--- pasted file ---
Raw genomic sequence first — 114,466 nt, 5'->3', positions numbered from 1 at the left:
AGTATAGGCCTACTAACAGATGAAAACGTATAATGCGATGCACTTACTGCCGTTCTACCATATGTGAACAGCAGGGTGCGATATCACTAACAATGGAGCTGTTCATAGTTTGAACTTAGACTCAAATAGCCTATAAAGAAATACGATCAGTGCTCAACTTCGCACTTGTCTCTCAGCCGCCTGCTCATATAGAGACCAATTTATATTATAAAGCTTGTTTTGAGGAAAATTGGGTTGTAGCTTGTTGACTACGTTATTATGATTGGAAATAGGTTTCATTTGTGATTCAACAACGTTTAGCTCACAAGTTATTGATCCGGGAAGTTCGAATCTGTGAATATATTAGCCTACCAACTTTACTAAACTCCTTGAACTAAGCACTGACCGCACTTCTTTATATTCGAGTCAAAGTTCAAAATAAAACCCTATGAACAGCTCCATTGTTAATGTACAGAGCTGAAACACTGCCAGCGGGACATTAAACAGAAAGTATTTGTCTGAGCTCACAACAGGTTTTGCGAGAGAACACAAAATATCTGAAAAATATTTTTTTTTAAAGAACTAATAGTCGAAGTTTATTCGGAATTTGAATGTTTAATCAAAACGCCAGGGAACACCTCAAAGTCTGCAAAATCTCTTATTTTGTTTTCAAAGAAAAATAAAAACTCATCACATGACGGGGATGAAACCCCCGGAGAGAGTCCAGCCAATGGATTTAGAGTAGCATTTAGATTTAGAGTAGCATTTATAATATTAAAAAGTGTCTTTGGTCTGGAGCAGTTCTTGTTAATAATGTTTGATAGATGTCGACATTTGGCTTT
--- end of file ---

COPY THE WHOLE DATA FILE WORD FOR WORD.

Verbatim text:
Raw genomic sequence first — 114,466 nt, 5'->3', positions numbered from 1 at the left:
AGTATAGGCCTACTAACAGATGAAAACGTATAATGCGATGCACTTACTGCCGTTCTACCATATGTGAACAGCAGGGTGCGATATCACTAACAATGGAGCTGTTCATAGTTTGAACTTAGACTCAAATAGCCTATAAAGAAATACGATCAGTGCTCAACTTCGCACTTGTCTCTCAGCCGCCTGCTCATATAGAGACCAATTTATATTATAAAGCTTGTTTTGAGGAAAATTGGGTTGTAGCTTGTTGACTACGTTATTATGATTGGAAATAGGTTTCATTTGTGATTCAACAACGTTTAGCTCACAAGTTATTGATCCGGGAAGTTCGAATCTGTGAATATATTAGCCTACCAACTTTACTAAACTCCTTGAACTAAGCACTGACCGCACTTCTTTATATTCGAGTCAAAGTTCAAAATAAAACCCTATGAACAGCTCCATTGTTAATGTACAGAGCTGAAACACTGCCAGCGGGACATTAAACAGAAAGTATTTGTCTGAGCTCACAACAGGTTTTGCGAGAGAACACAAAATATCTGAAAAATATTTTTTTTTAAAGAACTAATAGTCGAAGTTTATTCGGAATTTGAATGTTTAATCAAAACGCCAGGGAACACCTCAAAGTCTGCAAAATCTCTTATTTTGTTTTCAAAGAAAAATAAAAACTCATCACATGACGGGGATGAAACCCCCGGAGAGAGTCCAGCCAATGGATTTAGAGTAGCATTTAGATTTAGAGTAGCATTTATAATATTAAAAAGTGTCTTTGGTCTGGAGCAGTTCTTGTTAATAATGTTTGATAGATGTCGACATTTGGCTTT